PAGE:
SAG-AFTRA members approve strike authorization by overwhelming margin

Tribune Content Agency

LOS ANGELES — Members of SAG-AFTRA have voted to strike if they can’t reach a deal with studios over a new contract by June 30, underscoring widening labor tensions across Hollywood.

The vote was overwhelmingly approved by a 98% margin, the union said Monday night.

The endorsement gives the union more leverage in negotiations with studios that begin Wednesday on behalf of its 160,000 performers and broadcasters.

It comes as writers enter their sixth week of a strike that has already destabilized the film and TV industry. An actors’ strike could further disrupt production activity.

Although a walkout is not guaranteed, the union’s decision to seek a strike authorization even before negotiations have begun is a sign of its resolve to press for improved pay and conditions.

“Without transformative change in the TV/Theatrical contracts, it will soon be unsustainable to pursue a career working under these conditions,” SAG-AFTRA said on its website.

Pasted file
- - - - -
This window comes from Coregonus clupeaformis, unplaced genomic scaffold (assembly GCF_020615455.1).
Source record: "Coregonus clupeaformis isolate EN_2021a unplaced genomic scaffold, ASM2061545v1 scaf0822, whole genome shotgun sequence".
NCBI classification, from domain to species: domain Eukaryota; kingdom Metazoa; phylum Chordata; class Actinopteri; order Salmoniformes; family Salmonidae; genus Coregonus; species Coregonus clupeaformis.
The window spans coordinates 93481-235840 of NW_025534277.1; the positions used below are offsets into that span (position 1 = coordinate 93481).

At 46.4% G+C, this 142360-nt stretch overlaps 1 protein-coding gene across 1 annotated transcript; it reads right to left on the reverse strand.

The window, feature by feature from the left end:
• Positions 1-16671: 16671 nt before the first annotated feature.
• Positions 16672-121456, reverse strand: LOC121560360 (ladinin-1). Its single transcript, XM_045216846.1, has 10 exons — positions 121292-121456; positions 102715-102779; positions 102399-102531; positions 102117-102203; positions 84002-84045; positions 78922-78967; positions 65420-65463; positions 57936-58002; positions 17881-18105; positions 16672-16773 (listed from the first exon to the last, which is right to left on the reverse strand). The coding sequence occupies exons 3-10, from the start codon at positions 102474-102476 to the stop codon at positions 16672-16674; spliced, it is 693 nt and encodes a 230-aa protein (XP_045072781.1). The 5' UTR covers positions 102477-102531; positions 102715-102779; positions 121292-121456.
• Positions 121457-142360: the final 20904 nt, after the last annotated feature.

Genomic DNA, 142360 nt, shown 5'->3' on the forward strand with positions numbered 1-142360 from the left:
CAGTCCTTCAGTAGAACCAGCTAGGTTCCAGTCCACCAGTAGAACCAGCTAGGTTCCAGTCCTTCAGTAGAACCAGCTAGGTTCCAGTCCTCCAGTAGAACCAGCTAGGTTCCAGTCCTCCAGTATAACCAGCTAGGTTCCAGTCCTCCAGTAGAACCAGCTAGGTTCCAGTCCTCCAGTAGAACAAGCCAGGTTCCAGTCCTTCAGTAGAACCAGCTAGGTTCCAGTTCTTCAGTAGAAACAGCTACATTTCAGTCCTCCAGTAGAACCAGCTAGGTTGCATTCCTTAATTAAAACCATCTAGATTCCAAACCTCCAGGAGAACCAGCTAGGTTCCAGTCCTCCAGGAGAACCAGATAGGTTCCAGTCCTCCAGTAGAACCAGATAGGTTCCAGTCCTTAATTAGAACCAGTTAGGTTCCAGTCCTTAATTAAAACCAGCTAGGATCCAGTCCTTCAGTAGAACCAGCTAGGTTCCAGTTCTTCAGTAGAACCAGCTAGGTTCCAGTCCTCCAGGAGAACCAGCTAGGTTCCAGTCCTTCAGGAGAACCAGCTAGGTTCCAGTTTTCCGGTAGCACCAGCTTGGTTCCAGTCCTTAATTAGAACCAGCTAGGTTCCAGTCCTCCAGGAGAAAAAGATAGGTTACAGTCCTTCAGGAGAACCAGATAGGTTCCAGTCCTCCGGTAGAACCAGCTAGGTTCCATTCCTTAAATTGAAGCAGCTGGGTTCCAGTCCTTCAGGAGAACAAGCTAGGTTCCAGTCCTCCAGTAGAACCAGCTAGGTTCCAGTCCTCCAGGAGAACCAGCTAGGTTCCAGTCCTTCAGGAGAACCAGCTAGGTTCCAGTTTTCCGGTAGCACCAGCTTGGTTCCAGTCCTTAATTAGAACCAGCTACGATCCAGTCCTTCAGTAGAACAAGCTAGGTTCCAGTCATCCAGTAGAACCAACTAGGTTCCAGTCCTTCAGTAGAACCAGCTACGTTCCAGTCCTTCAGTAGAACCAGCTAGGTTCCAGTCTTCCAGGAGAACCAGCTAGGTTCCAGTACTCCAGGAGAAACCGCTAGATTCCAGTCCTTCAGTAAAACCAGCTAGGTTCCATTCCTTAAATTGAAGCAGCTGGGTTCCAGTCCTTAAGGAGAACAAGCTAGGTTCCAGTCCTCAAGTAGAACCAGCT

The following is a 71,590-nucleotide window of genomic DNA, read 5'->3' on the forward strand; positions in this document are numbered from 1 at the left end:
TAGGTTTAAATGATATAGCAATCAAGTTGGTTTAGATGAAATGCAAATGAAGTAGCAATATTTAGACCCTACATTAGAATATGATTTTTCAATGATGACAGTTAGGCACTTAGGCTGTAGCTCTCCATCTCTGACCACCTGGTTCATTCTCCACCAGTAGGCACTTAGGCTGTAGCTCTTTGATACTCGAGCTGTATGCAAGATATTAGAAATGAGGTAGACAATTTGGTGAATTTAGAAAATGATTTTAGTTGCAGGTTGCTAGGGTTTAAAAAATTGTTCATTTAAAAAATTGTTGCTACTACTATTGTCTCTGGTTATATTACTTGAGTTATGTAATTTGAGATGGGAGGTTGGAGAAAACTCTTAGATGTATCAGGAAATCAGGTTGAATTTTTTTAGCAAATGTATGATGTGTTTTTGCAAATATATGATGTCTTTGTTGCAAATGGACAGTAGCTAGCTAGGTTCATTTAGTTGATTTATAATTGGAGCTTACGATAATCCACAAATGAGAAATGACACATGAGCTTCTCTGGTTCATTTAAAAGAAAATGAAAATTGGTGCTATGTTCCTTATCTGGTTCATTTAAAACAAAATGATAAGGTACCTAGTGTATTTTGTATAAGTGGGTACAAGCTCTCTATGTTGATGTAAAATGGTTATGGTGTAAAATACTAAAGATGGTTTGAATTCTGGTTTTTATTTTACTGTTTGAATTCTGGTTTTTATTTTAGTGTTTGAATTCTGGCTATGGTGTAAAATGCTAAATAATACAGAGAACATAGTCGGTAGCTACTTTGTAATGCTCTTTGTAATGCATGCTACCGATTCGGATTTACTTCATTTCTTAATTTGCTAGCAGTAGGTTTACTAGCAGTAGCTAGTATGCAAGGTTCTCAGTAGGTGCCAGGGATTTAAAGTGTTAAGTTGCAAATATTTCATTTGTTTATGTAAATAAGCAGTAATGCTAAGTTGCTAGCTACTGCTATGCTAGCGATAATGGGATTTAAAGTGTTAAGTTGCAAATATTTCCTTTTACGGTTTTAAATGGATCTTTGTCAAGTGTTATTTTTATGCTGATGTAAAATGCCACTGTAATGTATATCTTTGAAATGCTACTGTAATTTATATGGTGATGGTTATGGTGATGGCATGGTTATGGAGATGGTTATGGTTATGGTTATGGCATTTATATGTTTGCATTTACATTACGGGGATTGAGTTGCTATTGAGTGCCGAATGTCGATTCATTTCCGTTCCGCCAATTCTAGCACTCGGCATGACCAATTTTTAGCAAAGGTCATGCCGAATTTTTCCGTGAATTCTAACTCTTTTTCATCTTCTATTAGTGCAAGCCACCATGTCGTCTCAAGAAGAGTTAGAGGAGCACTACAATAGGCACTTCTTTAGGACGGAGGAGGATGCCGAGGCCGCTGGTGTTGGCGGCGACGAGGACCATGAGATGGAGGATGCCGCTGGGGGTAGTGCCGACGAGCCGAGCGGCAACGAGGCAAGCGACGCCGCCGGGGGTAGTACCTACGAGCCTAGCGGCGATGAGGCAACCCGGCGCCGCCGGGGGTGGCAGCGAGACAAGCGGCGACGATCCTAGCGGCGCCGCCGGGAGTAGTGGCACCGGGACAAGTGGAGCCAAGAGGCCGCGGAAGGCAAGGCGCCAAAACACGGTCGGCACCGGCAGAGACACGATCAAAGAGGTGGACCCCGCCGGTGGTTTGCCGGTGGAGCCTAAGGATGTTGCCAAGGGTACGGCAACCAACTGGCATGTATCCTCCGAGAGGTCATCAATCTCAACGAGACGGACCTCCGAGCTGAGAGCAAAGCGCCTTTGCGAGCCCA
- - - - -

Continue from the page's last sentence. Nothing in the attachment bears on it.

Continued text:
Many members of the union have been marching alongside writers, who have been on strike since May 2.

Like writers, actors have argued that their compensation has been undercut by inflation and the shift to streaming, which pays less in residuals (fees for re-aired shows) than traditional broadcast models.

Other contentious issues include artificial intelligence and the lack of regulations surrounding how actors’ voices and images are used.

Additionally, the union wants to bolster contributions to SAG-AFTRA’s health and pension plans and curb the practice of self-taped auditions, a trend that accelerated during the pandemic.

Studios and casting directors increasingly have required actors to submit video of themselves auditioning for roles, forcing them to take on audition costs that have typically been the responsibility of productions, the union has said.

The last time actors went on strike was in 2000 in a dispute over their commercials contract.

The previous actors’ strike against the major film and TV studios was in 1980.